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“Bite-Size Bits of Local, National, and Global History”
“Bite-Size Bits of Local, National, and Global History”
North Olmsted in Cuyahoga County, Ohio — The American Midwest (Great Lakes)
 

Joseph Peake's Farm

ca. 1840-1863

 
 
Joseph Peake's Farm Marker (Side A) image. Click for full size.
By William Fischer, Jr., June 5, 2011
1. Joseph Peake's Farm Marker (Side A)
Inscription.
Side A:
Joseph Peake was born in Pennsylvania in 1792 and came to Ohio in 1809 with his parents and brother. They were the first African Americans to settle permanently in the Cleveland area. He was the son of George Peake, a runaway slave from Maryland, who fought on the British side at the Battle of Quebec in 1759 during the French and Indian War. A man with some means and talent, George Peake invented a stone hand mill for grinding corn, a labor-saving device that endeared the Peakes to their neighbors in western Cuyahoga County. Joseph Peake and his wife Eleanor, an African American from Delaware, bought land in the 1840s on the Mastick Plank Road and built a home near this marker.
(Continued on other side)

Side B:
(Continued from other side)
Peake family members were active in their community. Joseph voted in Olmsted Township elections and Eleanor was a member of the Methodist Episcopal Church. The congregation met in the Union House of Worship at the eastern end of Butternut Ridge Road. Northern anti-slave Methodists formed the Wesleyan Church in 1843 and four years later the Olmsted Wesleyans built their own church in the northwestern area of the township. Defying the law, Wesleyans were known to hide runaway slaves in their homes and churches. According to stories told by their neighbors,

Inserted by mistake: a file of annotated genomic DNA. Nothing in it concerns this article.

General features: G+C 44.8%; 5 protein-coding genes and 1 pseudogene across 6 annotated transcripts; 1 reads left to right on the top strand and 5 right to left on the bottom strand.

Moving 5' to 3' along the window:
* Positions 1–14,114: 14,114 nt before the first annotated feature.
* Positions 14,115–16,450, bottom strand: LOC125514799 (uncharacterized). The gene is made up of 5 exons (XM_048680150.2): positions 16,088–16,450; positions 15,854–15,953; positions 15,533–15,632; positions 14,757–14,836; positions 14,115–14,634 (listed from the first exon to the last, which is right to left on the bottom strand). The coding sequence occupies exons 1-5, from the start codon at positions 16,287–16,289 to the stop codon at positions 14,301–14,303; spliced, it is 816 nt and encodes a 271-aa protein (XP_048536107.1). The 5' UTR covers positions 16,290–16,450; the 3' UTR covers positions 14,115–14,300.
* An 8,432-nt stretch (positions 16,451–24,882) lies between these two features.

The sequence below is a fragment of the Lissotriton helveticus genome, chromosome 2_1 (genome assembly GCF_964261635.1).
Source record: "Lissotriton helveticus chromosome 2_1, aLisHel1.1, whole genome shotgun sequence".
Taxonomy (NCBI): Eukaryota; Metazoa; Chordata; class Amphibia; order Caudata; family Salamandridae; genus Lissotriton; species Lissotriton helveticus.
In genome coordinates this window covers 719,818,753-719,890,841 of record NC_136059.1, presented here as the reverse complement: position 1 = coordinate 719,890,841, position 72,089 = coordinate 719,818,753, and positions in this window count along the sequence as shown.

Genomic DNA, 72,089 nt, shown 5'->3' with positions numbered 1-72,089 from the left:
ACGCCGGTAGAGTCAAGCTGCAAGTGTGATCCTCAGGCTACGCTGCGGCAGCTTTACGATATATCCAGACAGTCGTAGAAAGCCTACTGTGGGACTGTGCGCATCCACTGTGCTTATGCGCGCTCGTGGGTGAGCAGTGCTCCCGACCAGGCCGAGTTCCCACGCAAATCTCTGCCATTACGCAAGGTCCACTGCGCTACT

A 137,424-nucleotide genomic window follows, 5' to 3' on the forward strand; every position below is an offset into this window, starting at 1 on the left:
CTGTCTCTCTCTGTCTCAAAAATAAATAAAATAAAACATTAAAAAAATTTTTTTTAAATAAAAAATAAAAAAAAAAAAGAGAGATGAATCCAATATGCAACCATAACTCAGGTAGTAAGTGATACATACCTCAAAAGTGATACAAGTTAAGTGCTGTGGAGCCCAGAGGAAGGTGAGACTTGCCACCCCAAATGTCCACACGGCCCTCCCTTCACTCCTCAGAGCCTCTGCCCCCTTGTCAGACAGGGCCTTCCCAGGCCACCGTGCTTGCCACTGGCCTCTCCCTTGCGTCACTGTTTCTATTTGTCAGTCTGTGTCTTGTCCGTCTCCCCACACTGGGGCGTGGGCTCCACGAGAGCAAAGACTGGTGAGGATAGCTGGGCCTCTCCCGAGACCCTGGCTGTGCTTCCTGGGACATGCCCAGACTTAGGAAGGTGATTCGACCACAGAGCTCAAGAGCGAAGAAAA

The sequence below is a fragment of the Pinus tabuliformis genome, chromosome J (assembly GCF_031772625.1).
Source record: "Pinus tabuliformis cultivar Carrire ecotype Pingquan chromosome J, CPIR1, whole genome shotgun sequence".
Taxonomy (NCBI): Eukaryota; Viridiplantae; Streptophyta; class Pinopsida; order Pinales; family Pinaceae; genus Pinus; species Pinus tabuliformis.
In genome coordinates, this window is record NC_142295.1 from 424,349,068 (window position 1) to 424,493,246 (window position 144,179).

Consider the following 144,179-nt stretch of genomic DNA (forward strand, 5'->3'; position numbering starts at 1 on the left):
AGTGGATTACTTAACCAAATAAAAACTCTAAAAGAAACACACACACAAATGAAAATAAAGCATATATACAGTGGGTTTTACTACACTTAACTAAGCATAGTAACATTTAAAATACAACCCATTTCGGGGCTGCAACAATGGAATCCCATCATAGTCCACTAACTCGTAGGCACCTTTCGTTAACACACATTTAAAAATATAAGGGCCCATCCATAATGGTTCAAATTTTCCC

Joseph Peake's Farm Marker (Side B) image. Click for full size.
By William Fischer, Jr., June 5, 2011
2. Joseph Peake's Farm Marker (Side B)
the Peakes also helped escaped slaves who were traveling from Oberlin to Cleveland. The former Wesleyan Church is preserved at Frostville.
 
Erected 2008 by North Olmsted Landmarks Commission, Olmsted Historical Society and The Ohio Historical Society. (Marker Number 88-18.)
 
Marker series. This marker is included in the Ohio Historical Society / The Ohio History Connection marker series.
 
Location. 41° 25.102′ N, 81° 52.618′ W. Marker is in North Olmsted, Ohio, in Cuyahoga County. Marker is at the intersection of Mastick Road and Clague Road, on the right when traveling east on Mastick Road. Click for map. Marker is at or near this postal address: 23137 Mastick Road, North Olmsted OH 44070, United States of America.
 
Other nearby markers. At least 8 other markers are within 3 miles of this marker, measured as the crow flies. Parker Ranch (approx. 0.2 miles away); John J. Donnelly (approx. mile away); Coe Ridge (approx. 1.1 miles away); Butternut Ridge Cemetery 1835 (approx. 1.7 miles away); Bain Park Cabin (approx. 1.9 miles away); Springvale Ballroom (approx. 2 miles away); The Oxcart Library (approx. 2.6 miles away); The Ark (approx. 2.8 miles away). Click for a list of all markers in North Olmsted.
 
Also see . . .  African American in the Western Reserve
Joseph Peake's Farm Marker image. Click for full size.
By William Fischer, Jr., June 5, 2011
3. Joseph Peake's Farm Marker
Looking east
. (Submitted on June 13, 2011, by William Fischer, Jr. of Scranton, Pennsylvania.)
 
Categories. African AmericansAgricultureChurches, Etc.Settlements & Settlers
 
 
Credits. This page originally submitted on , by William Fischer, Jr. of Scranton, Pennsylvania. This page has been viewed 631 times since then and 5 times this year. Photos:   1, 2, 3. submitted on , by William Fischer, Jr. of Scranton, Pennsylvania. This page was last revised on June 16, 2016.
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